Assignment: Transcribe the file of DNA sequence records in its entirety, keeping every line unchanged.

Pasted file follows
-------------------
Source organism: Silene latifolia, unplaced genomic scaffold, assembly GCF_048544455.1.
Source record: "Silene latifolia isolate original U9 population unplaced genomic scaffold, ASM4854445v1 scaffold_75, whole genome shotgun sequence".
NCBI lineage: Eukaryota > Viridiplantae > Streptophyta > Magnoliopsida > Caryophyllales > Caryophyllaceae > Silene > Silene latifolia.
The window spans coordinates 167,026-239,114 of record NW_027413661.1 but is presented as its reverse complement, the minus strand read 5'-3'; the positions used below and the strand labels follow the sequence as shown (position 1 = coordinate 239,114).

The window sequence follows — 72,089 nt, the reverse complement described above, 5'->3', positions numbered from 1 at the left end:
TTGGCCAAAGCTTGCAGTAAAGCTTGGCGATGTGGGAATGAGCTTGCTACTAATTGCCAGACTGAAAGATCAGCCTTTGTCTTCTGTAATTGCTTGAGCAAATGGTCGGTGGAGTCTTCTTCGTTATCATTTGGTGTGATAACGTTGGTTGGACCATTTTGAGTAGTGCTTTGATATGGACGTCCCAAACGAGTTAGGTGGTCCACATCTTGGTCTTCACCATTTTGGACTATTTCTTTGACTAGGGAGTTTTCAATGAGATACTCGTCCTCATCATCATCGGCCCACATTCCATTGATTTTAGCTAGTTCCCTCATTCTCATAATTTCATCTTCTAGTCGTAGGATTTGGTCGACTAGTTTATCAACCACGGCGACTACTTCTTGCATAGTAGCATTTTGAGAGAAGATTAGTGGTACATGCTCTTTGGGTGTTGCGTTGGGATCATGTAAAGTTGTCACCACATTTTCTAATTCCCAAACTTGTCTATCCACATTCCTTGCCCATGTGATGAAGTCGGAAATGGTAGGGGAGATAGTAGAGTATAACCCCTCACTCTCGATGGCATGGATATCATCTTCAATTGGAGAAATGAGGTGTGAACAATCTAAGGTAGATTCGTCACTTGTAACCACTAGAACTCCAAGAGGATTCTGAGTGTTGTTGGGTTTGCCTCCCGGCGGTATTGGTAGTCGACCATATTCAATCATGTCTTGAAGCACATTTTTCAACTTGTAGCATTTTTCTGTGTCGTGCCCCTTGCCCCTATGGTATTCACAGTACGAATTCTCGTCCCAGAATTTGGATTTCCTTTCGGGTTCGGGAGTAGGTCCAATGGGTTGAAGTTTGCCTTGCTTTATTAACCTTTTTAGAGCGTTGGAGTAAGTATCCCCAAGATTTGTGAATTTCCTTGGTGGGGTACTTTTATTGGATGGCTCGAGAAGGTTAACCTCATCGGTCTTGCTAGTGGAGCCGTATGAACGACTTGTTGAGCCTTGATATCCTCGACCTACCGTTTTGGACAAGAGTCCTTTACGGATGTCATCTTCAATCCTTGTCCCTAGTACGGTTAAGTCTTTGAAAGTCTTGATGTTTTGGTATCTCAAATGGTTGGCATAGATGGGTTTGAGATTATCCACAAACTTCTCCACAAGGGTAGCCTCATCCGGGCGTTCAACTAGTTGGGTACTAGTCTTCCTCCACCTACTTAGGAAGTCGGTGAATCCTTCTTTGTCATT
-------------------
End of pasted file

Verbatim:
Source organism: Silene latifolia, unplaced genomic scaffold, assembly GCF_048544455.1.
Source record: "Silene latifolia isolate original U9 population unplaced genomic scaffold, ASM4854445v1 scaffold_75, whole genome shotgun sequence".
NCBI lineage: Eukaryota > Viridiplantae > Streptophyta > Magnoliopsida > Caryophyllales > Caryophyllaceae > Silene > Silene latifolia.
The window spans coordinates 167,026-239,114 of record NW_027413661.1 but is presented as its reverse complement, the minus strand read 5'-3'; the positions used below and the strand labels follow the sequence as shown (position 1 = coordinate 239,114).

The window sequence follows — 72,089 nt, the reverse complement described above, 5'->3', positions numbered from 1 at the left end:
TTGGCCAAAGCTTGCAGTAAAGCTTGGCGATGTGGGAATGAGCTTGCTACTAATTGCCAGACTGAAAGATCAGCCTTTGTCTTCTGTAATTGCTTGAGCAAATGGTCGGTGGAGTCTTCTTCGTTATCATTTGGTGTGATAACGTTGGTTGGACCATTTTGAGTAGTGCTTTGATATGGACGTCCCAAACGAGTTAGGTGGTCCACATCTTGGTCTTCACCATTTTGGACTATTTCTTTGACTAGGGAGTTTTCAATGAGATACTCGTCCTCATCATCATCGGCCCACATTCCATTGATTTTAGCTAGTTCCCTCATTCTCATAATTTCATCTTCTAGTCGTAGGATTTGGTCGACTAGTTTATCAACCACGGCGACTACTTCTTGCATAGTAGCATTTTGAGAGAAGATTAGTGGTACATGCTCTTTGGGTGTTGCGTTGGGATCATGTAAAGTTGTCACCACATTTTCTAATTCCCAAACTTGTCTATCCACATTCCTTGCCCATGTGATGAAGTCGGAAATGGTAGGGGAGATAGTAGAGTATAACCCCTCACTCTCGATGGCATGGATATCATCTTCAATTGGAGAAATGAGGTGTGAACAATCTAAGGTAGATTCGTCACTTGTAACCACTAGAACTCCAAGAGGATTCTGAGTGTTGTTGGGTTTGCCTCCCGGCGGTATTGGTAGTCGACCATATTCAATCATGTCTTGAAGCACATTTTTCAACTTGTAGCATTTTTCTGTGTCGTGCCCCTTGCCCCTATGGTATTCACAGTACGAATTCTCGTCCCAGAATTTGGATTTCCTTTCGGGTTCGGGAGTAGGTCCAATGGGTTGAAGTTTGCCTTGCTTTATTAACCTTTTTAGAGCGTTGGAGTAAGTATCCCCAAGATTTGTGAATTTCCTTGGTGGGGTACTTTTATTGGATGGCTCGAGAAGGTTAACCTCATCGGTCTTGCTAGTGGAGCCGTATGAACGACTTGTTGAGCCTTGATATCCTCGACCTACCGTTTTGGACAAGAGTCCTTTACGGATGTCATCTTCAATCCTTGTCCCTAGTACGGTTAAGTCTTTGAAAGTCTTGATGTTTTGGTATCTCAAATGGTTGGCATAGATGGGTTTGAGATTATCCACAAACTTCTCCACAAGGGTAGCCTCATCCGGGCGTTCAACTAGTTGGGTACTAGTCTTCCTCCACCTACTTAGGAAGTCGGTGAATCCTTCTTTGTCATT